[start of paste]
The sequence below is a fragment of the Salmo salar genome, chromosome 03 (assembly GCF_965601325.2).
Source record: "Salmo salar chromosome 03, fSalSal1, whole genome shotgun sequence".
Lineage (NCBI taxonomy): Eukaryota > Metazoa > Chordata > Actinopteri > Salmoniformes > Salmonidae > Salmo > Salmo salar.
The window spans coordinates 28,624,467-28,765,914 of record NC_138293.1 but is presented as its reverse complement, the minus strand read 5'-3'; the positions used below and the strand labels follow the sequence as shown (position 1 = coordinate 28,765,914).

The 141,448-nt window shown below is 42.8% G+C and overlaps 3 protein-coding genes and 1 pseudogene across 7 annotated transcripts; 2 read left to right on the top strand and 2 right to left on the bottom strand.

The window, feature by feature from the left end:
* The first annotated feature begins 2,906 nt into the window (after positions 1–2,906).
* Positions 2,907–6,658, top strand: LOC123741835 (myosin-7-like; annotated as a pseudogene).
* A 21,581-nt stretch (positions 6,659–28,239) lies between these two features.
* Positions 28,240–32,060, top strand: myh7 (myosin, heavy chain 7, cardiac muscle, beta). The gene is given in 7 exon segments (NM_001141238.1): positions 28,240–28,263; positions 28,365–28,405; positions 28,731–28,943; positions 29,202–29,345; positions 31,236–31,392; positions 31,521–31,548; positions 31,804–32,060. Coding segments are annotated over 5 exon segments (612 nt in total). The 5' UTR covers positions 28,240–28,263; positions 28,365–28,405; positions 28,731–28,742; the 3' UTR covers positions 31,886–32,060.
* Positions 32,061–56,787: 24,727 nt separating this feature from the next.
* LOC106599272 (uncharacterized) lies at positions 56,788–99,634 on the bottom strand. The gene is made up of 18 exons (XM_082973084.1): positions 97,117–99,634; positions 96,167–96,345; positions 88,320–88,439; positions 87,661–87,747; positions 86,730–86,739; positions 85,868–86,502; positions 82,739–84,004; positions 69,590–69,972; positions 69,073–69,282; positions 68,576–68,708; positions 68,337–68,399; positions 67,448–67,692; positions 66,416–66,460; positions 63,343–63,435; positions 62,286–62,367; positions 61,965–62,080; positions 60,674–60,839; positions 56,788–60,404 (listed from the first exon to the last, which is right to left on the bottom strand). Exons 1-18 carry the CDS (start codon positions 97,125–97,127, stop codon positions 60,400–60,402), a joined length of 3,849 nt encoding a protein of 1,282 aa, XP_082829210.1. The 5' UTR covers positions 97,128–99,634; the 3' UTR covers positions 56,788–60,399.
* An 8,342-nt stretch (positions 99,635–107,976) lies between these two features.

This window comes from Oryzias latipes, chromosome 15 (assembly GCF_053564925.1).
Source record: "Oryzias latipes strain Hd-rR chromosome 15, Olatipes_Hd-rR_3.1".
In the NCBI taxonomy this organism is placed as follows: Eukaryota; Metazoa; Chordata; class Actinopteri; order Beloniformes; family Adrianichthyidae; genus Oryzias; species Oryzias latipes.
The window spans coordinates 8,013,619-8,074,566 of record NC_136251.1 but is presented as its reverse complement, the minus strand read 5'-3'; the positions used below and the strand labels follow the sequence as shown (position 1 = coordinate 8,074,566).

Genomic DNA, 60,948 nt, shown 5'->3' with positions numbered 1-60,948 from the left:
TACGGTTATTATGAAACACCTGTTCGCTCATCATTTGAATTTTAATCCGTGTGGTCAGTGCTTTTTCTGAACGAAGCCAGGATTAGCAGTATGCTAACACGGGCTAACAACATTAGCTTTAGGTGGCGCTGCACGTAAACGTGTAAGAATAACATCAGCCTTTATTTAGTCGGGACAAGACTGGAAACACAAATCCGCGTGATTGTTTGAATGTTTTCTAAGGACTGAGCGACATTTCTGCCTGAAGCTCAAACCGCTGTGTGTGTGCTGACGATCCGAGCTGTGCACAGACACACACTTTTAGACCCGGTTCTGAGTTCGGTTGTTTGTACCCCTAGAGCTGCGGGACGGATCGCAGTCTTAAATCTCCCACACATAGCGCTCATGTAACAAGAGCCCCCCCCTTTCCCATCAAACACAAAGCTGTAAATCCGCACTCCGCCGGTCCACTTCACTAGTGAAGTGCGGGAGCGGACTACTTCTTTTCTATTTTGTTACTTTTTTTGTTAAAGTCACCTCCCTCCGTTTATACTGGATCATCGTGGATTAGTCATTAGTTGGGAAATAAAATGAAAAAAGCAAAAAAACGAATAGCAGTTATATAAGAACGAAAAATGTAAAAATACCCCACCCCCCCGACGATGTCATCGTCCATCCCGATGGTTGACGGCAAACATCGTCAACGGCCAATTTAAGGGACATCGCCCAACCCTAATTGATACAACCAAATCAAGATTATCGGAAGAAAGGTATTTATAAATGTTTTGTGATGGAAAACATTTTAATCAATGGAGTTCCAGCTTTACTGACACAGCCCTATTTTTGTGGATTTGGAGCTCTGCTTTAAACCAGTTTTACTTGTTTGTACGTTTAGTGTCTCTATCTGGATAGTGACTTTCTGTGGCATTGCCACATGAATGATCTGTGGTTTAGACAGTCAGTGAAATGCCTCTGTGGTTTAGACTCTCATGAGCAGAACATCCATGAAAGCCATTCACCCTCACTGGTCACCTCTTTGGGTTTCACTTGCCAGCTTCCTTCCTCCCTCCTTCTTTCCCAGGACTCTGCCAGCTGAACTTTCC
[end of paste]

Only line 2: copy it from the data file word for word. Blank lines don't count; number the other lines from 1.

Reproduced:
Source record: "Salmo salar chromosome 03, fSalSal1, whole genome shotgun sequence".